The following article features coverage from the American Society of Clinical Oncology 2020 meeting. Click here to read more of Cancer Therapy Advisor‘s conference coverage.

Administration of chimeric antigen receptor (CAR) T-cell (CAR-T) therapy JNJ-4528 to heavily pretreated patients with relapsed/refractory multiple myeloma (RRMM) resulted in high response and progression-free survival (PFS) rates, according to results from a phase 1b trial presented at the ASCO20 Virtual Scientific Program. JNJ-4528 contains 2 anti–B-cell maturation antigen (BCMA) single-domain antibodies.

“CARTITUDE-1 is a phase 1b/2 study,” Jesus G. Berdeja, MD, of the Sarah Cannon Research Institute in Nashville, Tennessee, and lead author and presenter of the study, said. “The primary objective of the phase 1 is to characterize the safety and confirm the phase 2 dose as informed by the LEGEND-2 study.”

The phase 1 study treated 29 patients with RRMM with JNJ-4528 with a median dose of 0.73 x 106 CAR T cells/kg. Patients had received 3 or more prior regimens or were double-refractory to a proteosome inhibitor (PI) or immunomodulatory (IMiD) agent and had received a prior anti-CD38 antibody. All patients underwent lymphodepletion with cyclophosphamide and fludarabine, and 79% received bridging therapy.

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At baseline, the median patient age was 60 years, and 52% of patients were female. Patients received a median of 5 (range, 3-18) prior lines of therapy, and 86% were triple-refractory and 28% were penta-refractory. Nearly all patients were refractory to their last line of treatment. Extramedullary disease was present in 10% of patients and 27% had high-risk cytogenetics.

All patients responded to treatment, with an ORR of 100%. The stringent complete response (sCR) rate was 86%, 10% of patients had a very good partial response, and 3% had a partial response. The median time to complete response was 3 months.

During a median follow-up of 11.5 months, the 9-month PFS was 86% (95% CI, 67%-95%) and 76% of patients remained alive and progression free.

“The majority of patients continue to show [minimal residual disease] MRD-negative response rates beyond 28 days,” Dr Berdeja said. Among patients who achieved a CR, 81% were MRD-negative at 10-5 or 10-6.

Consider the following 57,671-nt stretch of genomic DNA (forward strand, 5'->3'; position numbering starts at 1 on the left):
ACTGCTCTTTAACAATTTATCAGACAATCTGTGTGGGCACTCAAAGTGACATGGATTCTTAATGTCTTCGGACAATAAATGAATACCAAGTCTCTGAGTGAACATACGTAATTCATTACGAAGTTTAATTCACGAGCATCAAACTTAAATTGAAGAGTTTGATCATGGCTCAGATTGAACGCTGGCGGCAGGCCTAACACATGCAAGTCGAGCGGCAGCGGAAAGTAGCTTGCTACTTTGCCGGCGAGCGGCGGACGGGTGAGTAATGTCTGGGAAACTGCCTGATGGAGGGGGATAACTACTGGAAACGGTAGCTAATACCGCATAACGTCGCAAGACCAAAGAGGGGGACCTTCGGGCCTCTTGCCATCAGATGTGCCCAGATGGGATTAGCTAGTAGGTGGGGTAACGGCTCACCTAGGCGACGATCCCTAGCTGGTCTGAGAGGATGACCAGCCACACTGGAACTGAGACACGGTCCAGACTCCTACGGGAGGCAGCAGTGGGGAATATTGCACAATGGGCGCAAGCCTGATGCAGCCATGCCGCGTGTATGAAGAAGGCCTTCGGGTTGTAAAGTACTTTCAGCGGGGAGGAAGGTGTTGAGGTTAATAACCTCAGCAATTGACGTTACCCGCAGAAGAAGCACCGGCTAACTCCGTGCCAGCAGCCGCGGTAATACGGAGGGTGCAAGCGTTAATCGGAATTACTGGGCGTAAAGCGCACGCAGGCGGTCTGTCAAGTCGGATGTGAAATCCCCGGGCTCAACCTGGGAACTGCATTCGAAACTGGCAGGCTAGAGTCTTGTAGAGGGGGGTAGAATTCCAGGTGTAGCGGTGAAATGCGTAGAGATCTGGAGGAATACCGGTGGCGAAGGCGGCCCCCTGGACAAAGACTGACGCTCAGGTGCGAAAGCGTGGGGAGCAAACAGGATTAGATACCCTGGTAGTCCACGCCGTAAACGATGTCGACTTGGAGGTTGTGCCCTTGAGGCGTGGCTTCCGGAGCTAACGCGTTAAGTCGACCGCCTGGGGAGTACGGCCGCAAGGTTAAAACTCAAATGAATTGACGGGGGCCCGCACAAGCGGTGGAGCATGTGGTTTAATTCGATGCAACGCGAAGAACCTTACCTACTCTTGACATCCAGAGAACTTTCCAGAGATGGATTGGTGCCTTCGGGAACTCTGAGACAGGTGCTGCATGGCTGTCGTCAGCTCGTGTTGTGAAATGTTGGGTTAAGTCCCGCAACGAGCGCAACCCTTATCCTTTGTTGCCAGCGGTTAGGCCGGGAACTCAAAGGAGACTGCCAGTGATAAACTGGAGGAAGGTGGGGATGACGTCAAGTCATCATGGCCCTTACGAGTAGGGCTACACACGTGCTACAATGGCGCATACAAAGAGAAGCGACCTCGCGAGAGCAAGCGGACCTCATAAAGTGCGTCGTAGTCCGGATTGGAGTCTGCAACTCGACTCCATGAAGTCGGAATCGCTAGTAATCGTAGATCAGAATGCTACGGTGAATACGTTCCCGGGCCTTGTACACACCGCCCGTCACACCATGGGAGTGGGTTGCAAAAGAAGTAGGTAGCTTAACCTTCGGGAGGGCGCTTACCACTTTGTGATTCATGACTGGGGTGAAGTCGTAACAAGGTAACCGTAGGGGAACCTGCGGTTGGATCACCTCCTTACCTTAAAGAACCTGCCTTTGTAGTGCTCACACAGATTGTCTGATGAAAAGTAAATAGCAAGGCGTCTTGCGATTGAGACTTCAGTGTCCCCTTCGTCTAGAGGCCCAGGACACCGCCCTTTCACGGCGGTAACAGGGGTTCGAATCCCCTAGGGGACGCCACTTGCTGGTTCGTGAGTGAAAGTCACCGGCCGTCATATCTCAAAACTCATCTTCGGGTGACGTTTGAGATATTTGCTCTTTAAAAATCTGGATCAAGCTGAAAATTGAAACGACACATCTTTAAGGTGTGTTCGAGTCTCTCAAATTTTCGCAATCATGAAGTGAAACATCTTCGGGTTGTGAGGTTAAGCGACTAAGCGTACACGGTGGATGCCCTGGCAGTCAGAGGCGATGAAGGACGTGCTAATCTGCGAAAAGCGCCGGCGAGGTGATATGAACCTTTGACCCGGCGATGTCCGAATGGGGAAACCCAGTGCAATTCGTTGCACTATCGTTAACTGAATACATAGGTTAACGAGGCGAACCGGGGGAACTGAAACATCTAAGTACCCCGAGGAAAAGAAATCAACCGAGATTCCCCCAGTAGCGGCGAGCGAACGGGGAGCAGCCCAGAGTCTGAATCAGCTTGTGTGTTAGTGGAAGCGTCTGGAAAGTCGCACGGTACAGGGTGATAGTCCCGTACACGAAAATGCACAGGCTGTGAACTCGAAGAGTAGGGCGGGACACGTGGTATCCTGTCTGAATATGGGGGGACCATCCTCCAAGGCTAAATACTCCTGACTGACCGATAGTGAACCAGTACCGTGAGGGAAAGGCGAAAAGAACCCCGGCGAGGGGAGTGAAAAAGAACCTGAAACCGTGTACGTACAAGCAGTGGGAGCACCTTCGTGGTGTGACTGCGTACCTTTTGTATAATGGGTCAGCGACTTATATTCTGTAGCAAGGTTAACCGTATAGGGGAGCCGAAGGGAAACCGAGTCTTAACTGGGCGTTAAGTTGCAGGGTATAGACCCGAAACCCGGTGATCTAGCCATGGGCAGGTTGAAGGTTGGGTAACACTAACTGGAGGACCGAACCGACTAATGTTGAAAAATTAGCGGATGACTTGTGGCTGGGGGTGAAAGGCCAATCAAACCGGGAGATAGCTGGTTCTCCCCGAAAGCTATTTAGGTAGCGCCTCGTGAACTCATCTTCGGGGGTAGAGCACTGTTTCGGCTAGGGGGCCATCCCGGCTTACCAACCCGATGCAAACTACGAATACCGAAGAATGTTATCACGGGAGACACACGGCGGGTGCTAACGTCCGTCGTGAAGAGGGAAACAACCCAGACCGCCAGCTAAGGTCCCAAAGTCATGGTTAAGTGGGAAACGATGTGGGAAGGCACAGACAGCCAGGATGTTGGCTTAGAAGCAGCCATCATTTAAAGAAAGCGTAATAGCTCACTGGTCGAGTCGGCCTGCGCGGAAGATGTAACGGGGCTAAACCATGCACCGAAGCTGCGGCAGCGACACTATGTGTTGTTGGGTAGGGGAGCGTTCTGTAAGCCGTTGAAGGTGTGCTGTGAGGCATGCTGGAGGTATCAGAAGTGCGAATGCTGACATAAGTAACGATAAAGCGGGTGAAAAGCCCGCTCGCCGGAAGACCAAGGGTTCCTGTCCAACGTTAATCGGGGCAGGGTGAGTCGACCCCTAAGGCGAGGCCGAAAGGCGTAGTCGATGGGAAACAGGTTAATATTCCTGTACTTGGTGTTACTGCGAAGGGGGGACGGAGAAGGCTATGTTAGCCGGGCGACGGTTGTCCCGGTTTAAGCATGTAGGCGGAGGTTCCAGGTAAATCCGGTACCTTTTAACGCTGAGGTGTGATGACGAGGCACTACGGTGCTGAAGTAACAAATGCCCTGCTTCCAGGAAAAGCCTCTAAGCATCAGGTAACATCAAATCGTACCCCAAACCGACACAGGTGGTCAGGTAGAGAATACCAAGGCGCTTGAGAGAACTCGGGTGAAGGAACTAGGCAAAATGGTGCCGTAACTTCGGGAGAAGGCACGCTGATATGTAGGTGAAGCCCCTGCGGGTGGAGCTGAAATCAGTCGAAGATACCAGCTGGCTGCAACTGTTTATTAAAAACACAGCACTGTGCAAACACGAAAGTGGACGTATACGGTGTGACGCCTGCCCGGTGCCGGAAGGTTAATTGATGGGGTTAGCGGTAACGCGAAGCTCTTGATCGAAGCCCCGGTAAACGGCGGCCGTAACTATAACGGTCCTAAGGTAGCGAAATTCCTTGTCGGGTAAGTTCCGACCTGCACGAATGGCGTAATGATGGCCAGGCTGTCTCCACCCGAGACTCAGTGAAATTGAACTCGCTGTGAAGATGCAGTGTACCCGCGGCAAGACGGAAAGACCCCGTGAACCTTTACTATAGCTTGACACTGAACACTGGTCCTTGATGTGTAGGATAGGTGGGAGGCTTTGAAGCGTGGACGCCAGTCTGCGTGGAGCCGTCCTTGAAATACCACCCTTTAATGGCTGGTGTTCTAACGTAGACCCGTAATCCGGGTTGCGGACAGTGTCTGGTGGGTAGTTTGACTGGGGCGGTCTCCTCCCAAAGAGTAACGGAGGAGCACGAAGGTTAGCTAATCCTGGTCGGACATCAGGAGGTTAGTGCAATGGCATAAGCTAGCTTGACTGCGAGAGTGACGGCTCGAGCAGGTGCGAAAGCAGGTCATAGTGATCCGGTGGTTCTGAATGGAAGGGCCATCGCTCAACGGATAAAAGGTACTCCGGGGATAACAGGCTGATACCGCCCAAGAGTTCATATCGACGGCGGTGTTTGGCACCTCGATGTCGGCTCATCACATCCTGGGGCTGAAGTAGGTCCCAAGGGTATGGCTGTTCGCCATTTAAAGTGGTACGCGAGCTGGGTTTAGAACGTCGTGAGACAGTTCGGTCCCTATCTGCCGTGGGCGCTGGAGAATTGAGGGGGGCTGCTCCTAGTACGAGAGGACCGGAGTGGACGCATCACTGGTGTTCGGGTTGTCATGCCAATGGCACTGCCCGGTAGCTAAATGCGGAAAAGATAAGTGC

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The most common grade 3 or higher adverse events (AEs) were neutropenia (100%), thrombocytopenia (69%), and leukopenia (66%). Cytokine release syndrome (CRS) occurred in 93% of patients, including 1 grade 3 case and 1 grade 5 case, but all patients received medications to manage the inflammatory condition. Neurotoxicity occurred in 10% of patients, including 1 grade 3 event.

CAR T-cell expansion peaked between day 10 to 14, and at 6 months; most patients (79%) did not have detectable CAR T-cells in their peripheral blood. This suggests that “CAR-T persistence in peripheral blood did not seem to correlate with deepening of response,” Dr Berdeja said.

Dr Berdeja added that JNJ-4528 treatment “induced early, deep, and durable responses in heavily pretreated patients.” He noted that the phase 2 portion of CARTITUDE-1 is fully enrolled and additional phase 2 and phase 3 studies have been initiated.

Read more of Cancer Therapy Advisor‘s coverage of the ASCO 2021 meeting by visiting the conference page.


Berdeja JG, Madduri D, Usmani SZ, et al. Update of CARTITUDE-1: A phase Ib/II study of JNJ-4528, a B-cell maturation antigen (BCMA)-directed CAR-T-cell therapy, in relapsed/refractory multiple myeloma. Presented at: ASCO20 Virtual Scientific Program. J Clin Oncol. 2020;38(suppl):abstr 8505.